Further Biographical Context for Pilar Aladrén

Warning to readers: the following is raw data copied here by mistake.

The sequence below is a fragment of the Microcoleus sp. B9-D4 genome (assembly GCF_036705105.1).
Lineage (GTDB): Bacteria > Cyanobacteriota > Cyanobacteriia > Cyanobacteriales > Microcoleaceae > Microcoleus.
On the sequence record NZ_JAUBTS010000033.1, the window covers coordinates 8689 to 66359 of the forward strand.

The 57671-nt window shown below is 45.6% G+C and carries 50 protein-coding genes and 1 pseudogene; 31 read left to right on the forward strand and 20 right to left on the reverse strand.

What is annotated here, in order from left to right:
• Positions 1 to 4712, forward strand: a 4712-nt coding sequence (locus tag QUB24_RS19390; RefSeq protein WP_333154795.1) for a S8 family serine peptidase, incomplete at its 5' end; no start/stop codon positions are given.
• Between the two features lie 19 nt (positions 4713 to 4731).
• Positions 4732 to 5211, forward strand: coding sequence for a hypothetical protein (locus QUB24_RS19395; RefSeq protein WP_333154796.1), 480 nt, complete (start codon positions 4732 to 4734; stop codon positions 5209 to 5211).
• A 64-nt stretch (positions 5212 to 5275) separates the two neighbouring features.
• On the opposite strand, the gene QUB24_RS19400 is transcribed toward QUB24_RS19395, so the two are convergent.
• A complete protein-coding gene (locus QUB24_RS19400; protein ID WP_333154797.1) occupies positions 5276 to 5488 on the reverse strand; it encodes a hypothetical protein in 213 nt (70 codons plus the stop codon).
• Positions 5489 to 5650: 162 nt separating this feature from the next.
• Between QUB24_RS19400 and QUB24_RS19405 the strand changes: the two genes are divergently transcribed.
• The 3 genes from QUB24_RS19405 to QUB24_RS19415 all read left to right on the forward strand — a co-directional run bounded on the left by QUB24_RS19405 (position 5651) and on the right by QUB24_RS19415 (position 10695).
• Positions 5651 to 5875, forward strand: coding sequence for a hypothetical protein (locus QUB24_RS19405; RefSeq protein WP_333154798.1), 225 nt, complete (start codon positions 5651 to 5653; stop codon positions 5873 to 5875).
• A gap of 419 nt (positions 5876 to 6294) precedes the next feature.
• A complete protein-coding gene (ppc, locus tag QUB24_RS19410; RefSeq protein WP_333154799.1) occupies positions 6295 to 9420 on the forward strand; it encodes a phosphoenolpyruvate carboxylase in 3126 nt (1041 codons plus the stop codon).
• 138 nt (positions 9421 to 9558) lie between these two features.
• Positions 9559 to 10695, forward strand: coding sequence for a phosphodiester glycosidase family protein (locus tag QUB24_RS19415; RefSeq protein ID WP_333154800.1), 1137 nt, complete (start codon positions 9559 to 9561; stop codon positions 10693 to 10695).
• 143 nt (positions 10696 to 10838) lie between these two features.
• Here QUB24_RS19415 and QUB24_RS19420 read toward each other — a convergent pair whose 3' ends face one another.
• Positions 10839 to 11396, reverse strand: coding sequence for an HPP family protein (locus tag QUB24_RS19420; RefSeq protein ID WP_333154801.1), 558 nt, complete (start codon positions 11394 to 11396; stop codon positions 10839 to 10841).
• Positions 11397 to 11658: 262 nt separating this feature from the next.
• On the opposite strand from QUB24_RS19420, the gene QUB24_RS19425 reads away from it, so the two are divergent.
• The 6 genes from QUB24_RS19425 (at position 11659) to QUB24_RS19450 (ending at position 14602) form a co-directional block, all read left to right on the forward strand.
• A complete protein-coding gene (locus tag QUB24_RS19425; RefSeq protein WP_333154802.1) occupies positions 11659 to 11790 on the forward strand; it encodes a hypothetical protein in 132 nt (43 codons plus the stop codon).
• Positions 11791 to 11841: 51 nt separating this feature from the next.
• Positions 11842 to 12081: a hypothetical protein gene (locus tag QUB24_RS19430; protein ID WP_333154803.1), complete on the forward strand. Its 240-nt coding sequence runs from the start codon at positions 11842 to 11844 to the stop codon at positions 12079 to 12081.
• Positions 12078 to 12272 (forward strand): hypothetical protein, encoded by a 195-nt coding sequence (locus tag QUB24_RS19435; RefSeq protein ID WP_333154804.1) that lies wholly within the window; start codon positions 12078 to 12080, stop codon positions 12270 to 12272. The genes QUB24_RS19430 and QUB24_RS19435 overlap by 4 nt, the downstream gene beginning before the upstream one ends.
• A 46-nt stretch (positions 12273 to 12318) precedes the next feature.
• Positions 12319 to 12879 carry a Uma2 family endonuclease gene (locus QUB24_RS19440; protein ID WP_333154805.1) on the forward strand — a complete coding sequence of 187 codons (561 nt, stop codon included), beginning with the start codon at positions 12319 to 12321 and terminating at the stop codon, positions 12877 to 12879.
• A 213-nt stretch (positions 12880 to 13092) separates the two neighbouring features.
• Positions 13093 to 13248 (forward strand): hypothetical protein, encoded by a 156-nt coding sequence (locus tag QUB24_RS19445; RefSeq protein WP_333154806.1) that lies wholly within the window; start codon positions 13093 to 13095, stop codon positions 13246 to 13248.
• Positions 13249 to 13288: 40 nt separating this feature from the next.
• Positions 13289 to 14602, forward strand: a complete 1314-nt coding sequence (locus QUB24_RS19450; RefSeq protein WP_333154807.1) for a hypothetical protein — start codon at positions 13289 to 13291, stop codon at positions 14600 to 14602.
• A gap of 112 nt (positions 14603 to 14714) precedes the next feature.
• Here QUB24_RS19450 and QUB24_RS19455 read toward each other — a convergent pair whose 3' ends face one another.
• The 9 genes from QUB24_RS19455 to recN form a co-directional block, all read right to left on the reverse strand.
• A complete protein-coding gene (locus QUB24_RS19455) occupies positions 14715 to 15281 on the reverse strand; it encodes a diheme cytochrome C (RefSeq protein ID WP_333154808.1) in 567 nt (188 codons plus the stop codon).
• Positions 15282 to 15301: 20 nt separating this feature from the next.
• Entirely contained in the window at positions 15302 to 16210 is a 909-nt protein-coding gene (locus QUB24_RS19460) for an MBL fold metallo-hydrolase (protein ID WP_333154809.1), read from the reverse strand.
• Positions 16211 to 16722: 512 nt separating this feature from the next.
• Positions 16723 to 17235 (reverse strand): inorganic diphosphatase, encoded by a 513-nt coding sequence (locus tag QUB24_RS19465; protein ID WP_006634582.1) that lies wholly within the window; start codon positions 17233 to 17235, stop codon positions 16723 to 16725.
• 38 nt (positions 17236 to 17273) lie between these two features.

Born in 1958, Pilar Aladrén was largely inspired by the 1970s. The art sphere of the 1970s was epitomized by a longing to grow and reinforce itself, as a reaction to the many tensions of the previous decade. One of the most central movement of the 1970s was Conceptualism, which appeared as an offshoot of Minimalism, while the experimental, creative journey of Process art materialized by combining essential elements of Conceptualism with further considerations on art itself. The initial ideas of environmentalism sprung from Land Art, which took art into earth itself, sculpting the land and bringing art to the outdoors. For the first time since the regression of Abstract Expressionism, Expressive figure painting slowly resurfaced and regained its status, especially in Germany through the works of critically acclaimed figures Gerhard Richter, Anselm Kiefer and Georg Baselitz. Most of the leading artistic figures of the 1960s remained highly influential and admired throughout the 1970s. Andy Warhol, for example, fortified his status as a legendary artist, by branching out into film and magazine publishing, thus instituting a ground-breaking concept of cross-cultural activity for a visual artist of such popularity In the eastern part of the globe, Japanese and Korean artists who held a strong interest in the European philosophy of phenomenology, associated with the Mono-Ha movement, exploring and shifting the boundaries between natural and industrial materials. Using stone, glass, cotton, sponge, wood, oil and water, they intended to create life to artworks that would accentuate the ephemeral state of these various elements and their surroundings, playing with their interdependency.